1. Firstly, I don’t watch them in Japanese, I always watch the English dub versions. Not to disrespect the Japanese or their language, far from it, but I have absolutely no facility with foreign languages. (My abilities in English are bad enough.) Yes, one can read subtitles, and that’s how I always watch live-action foreign films. An actor’s voice is just as much a part of his performance as his face and the way he chooses to move.
However, when watching Liv Ullman and Erland Josephson argue about who gets to commit suicide first, I can see them in a familiar environment—I don’t have to wonder what the fantastical device is that they’re sitting on, I know it’s called a “couch.” Even in futuristic live-action films, I can still key in on what the environment represents to the characters and I don’t have to watch it continuously to figure out its nature.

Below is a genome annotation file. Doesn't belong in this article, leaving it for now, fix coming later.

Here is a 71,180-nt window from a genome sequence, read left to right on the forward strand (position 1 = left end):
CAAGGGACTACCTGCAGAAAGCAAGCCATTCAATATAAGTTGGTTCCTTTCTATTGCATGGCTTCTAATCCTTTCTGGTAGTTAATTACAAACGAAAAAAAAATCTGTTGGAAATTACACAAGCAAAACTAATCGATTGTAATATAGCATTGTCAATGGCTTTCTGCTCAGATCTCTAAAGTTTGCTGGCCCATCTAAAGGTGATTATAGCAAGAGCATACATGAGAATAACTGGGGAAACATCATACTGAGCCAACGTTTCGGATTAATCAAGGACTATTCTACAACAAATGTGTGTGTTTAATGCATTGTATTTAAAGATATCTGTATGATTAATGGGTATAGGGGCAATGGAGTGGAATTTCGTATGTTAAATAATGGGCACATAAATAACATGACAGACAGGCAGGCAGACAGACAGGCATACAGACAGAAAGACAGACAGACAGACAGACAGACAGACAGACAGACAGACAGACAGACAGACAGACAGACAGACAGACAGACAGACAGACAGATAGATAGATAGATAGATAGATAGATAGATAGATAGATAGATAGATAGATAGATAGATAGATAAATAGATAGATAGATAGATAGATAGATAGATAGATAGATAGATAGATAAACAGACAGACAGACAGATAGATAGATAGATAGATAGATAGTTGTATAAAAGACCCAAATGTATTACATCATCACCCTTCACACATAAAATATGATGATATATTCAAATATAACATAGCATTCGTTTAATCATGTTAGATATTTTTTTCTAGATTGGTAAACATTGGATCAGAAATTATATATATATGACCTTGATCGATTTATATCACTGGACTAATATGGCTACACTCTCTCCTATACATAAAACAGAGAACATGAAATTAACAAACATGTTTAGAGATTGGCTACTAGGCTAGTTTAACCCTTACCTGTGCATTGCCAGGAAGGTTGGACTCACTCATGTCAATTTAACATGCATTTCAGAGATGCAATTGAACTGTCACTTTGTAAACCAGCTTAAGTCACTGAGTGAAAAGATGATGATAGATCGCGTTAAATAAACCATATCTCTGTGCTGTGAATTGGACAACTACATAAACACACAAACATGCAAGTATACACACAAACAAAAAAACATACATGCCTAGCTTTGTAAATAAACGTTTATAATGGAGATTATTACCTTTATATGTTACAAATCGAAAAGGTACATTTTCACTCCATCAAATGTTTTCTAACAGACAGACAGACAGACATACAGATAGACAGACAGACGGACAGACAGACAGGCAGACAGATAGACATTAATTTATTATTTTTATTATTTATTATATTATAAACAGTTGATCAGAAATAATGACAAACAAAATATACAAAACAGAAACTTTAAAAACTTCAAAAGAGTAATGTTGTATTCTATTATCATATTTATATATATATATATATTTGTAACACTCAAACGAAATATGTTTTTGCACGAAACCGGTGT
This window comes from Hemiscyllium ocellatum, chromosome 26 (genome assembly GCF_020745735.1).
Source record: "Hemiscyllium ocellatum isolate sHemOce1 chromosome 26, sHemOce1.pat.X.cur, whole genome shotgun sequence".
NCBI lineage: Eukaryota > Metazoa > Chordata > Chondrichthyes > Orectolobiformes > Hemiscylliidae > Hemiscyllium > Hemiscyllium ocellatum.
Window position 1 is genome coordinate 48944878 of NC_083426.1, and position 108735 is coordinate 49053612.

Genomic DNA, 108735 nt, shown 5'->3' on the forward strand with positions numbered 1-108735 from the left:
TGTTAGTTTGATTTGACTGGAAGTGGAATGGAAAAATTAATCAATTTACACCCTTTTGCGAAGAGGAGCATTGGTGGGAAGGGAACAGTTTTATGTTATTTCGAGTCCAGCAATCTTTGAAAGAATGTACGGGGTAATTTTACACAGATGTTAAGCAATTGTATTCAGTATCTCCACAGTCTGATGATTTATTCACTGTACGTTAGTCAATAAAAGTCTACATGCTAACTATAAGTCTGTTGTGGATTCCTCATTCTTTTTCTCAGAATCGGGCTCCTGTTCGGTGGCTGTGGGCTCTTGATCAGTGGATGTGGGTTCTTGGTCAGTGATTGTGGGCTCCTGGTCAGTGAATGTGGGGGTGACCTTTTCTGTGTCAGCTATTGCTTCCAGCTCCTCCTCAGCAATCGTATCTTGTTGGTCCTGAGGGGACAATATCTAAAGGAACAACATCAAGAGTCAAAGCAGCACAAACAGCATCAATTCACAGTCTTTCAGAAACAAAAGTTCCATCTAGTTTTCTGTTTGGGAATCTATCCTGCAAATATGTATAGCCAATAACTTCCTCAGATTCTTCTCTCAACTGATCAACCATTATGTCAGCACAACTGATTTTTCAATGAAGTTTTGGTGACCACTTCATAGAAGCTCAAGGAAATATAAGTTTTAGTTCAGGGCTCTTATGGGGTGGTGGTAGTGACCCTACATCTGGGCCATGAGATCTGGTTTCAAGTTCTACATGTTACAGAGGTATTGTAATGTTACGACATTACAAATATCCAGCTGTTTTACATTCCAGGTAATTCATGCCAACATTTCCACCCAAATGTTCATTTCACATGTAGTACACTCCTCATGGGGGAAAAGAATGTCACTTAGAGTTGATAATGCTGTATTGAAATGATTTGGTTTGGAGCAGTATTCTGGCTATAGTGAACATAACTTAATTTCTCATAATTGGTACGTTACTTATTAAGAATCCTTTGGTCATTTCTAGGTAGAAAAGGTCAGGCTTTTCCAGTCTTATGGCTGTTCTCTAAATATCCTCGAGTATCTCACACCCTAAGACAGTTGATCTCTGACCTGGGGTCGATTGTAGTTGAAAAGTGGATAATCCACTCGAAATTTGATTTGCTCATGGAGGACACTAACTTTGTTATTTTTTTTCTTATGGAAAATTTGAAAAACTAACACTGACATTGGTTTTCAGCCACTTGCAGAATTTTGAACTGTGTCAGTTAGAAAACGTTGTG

In animation, however, everything is brand new. It’s all been designed deliberately from the blank page up—everything has a choice behind it. It’s also frequently imaginative and beautiful. I don’t like taking my eyes away from it in order to read subtitles—I’d much rather hear the dialogue so I can keep watching.
2. Secondly, I don’t use any of the terms typically associated with anime fandom. I don’t say OP, ED, kawaii, seiyuu, meganekko, eyecatch, mecha or any of the others. (See above, about my abilities with language.) The one exception is “fan service” because that’s an animal that’s fairly unique to anime.
3. Thirdly, I don’t treat any of this stuff with the kind of reverence one typically sees out there. I don’t shoot dirty looks at people who talk during the closing credits, I don’t get into fights about which season of Wedding Peach was the better one, I don’t wear a kimono and light a candle when I take a new disk out of its case. To me, it’s all about entertainment. I watch them to have fun, maybe learn something, and perhaps see an interesting perspective.